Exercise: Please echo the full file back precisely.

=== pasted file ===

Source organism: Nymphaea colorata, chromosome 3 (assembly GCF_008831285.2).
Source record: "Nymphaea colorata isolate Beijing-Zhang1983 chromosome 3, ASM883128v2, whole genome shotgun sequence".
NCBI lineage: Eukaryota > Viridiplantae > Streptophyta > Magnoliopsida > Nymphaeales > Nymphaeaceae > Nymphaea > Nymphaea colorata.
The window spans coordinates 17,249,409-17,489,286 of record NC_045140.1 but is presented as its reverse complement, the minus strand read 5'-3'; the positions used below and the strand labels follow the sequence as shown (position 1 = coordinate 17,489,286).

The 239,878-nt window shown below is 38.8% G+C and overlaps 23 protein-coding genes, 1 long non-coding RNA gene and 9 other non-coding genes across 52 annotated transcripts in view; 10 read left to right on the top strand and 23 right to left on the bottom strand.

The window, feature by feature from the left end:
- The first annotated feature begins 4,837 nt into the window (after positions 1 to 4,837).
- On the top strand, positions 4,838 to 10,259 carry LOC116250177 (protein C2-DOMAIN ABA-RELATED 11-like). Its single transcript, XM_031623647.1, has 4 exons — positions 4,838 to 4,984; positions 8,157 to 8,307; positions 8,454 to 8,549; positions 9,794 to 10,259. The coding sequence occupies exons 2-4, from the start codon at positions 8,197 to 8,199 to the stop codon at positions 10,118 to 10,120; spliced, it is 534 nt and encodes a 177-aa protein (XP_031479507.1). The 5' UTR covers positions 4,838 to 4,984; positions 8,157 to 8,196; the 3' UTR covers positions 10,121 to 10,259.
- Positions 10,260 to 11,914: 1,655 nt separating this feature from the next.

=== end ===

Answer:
Source organism: Nymphaea colorata, chromosome 3 (assembly GCF_008831285.2).
Source record: "Nymphaea colorata isolate Beijing-Zhang1983 chromosome 3, ASM883128v2, whole genome shotgun sequence".
NCBI lineage: Eukaryota > Viridiplantae > Streptophyta > Magnoliopsida > Nymphaeales > Nymphaeaceae > Nymphaea > Nymphaea colorata.
The window spans coordinates 17,249,409-17,489,286 of record NC_045140.1 but is presented as its reverse complement, the minus strand read 5'-3'; the positions used below and the strand labels follow the sequence as shown (position 1 = coordinate 17,489,286).

The 239,878-nt window shown below is 38.8% G+C and overlaps 23 protein-coding genes, 1 long non-coding RNA gene and 9 other non-coding genes across 52 annotated transcripts in view; 10 read left to right on the top strand and 23 right to left on the bottom strand.

The window, feature by feature from the left end:
- The first annotated feature begins 4,837 nt into the window (after positions 1 to 4,837).
- On the top strand, positions 4,838 to 10,259 carry LOC116250177 (protein C2-DOMAIN ABA-RELATED 11-like). Its single transcript, XM_031623647.1, has 4 exons — positions 4,838 to 4,984; positions 8,157 to 8,307; positions 8,454 to 8,549; positions 9,794 to 10,259. The coding sequence occupies exons 2-4, from the start codon at positions 8,197 to 8,199 to the stop codon at positions 10,118 to 10,120; spliced, it is 534 nt and encodes a 177-aa protein (XP_031479507.1). The 5' UTR covers positions 4,838 to 4,984; positions 8,157 to 8,196; the 3' UTR covers positions 10,121 to 10,259.
- Positions 10,260 to 11,914: 1,655 nt separating this feature from the next.